RENTON, Wash. - Seattle second-year linebacker Shaquem Griffin feels at home again on the football field. He's no longer limited to operating exclusively behind defensive linemen while making complex reads before reacting, duties he struggled to adapt to. Instead, the Seahawks have returned the ultra-quick Griffin to the edge position where he thrived at Central Florida while displaying the skills that made him a fifth-round pick last year in spite of not having the use of his left hand, lost at birth.
Griffin is now free to speed rush quarterbacks with abandon, reel in running backs from the backside and set the edge when plays ramble in his direction. Each of these assignments come second nature to Griffin, who is ready to cut loose this season after a disappointing rookie year that left him somewhat frustrated.
"It just snapped right back to me as soon as they put me there and I'm having so much fun out there again," Griffin said following the final day of Seattle's minicamp at the Virginia Mason Athletic Center. "It's just such a big difference because I feel so comfortable out there."
Following trading defensive end Frank Clark to Kansas City prior to the NFL Draft, Seattle became in desperate need of edge pass rushers. Defensive end Ezekiel Ansah could be the answer, but he recently signed free agent and former Pro Bowler from Detroit is recovering from shoulder surgery and could be eased back into action with no set timetable to do so.
"I don't think we'll rush him when there won't be a need to start him up right out of the chutes, and we'll see how it goes in the weeks to follow," Carroll said.
Even when Ansah is full-go, the team will need additional pass rushers to spell him or line up on the other side of the formation on obvious passing downs. Griffin is a candidate to fill that role. But he must prove that he is up to the task.
In college, Griffin showed out as a pass-rushing menace. He made 33 1/5 tackles for loss including 18 1/2 sacks during his final two years at Central Florida. He said running around and playing fast is all he knew in college. Then he arrived in Seattle and suddenly he found himself playing a stacked linebacker position that didn't exactly suit him. Injuries to K.J. Wright to begin catapulted Griffin into the starting lineup at in season-opening loss at Denver and the day didn't go well for the rookie. He rarely saw game action outside of special teams the rest of the season and finished the year with just 11 tackles and no sacks.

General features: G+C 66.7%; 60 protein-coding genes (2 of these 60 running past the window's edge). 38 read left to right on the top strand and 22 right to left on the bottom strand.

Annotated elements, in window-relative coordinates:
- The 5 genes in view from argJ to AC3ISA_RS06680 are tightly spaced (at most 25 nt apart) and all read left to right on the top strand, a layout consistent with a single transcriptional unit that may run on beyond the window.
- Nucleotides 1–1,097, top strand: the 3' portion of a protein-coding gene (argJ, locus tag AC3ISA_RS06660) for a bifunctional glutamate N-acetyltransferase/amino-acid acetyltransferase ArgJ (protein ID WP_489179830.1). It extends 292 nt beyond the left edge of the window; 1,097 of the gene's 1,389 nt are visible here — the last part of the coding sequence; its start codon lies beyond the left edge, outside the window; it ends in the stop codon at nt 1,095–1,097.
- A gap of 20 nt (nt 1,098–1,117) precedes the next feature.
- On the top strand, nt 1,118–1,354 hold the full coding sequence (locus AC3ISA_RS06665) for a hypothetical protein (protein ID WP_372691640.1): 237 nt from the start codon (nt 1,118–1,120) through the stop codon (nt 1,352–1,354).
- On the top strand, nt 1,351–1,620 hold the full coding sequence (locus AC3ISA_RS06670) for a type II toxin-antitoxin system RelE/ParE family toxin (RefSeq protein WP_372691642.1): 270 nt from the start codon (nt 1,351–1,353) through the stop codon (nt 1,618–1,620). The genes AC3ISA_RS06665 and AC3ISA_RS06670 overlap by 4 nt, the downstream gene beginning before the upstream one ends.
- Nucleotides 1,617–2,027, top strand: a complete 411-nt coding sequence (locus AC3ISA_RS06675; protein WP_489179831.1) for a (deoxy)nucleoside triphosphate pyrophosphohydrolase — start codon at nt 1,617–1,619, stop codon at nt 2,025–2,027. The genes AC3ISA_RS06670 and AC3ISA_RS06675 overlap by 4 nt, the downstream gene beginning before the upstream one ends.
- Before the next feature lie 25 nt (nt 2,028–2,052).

Griffin remains in the process of learning the regular outside linebacker positions and said that middle linebacker Bobby Wagner and Wright have encouraged him to embrace learning multiple positions in order to expand his knowledge base of the entire defense.
"It makes you show your worth a little more knowing that I can go from off the edge to back to being a stack backer," Griffin said.
But Griffin's heart is on the edge.
"At this point, it's about being available, and giving us a chance to move you around and play hard," defensive coordinator Ken Norton Jr. said of Griffin. "The guy has real good speed as you know. He really understands the game. And that much speed and that much ability, you'd like to find a place to play him because he's a weapon."
Griffin admittedly has been a bit rusty out there in space. He said some of the pass rush moves that came so naturally to him while at Central Florida have been slow to fully return. The nuances of taking proper angles and mixing up moves to throw at pass blockers are still being refined.
"There's so much that goes into rushing that I've got to get acclimated to that again," he said. "It's all muscle memory and habit."
Griffin hopes to play at a lean, mean 230 pounds. He and his twin brother, Seattle cornerback Shaquill Griffin have hired a chef to help them improve their nutrition and thus their playing ability. Shaquem said he's eliminated fried foods, fast food, chicken wings and pork fro his diet that no consists mainly of lean chicken and fish.
Another aspect of his life that is different this year is the reduction in attention being thrown his way. Last year, Griffin was one of the top stories in the NFL given his unique story. Now he is old news and likely won't receive that type of attention again until he actually produces on the field. And that's fine with him.
"I've been able to focus on my stuff," he said, "instead of everyone focusing on me."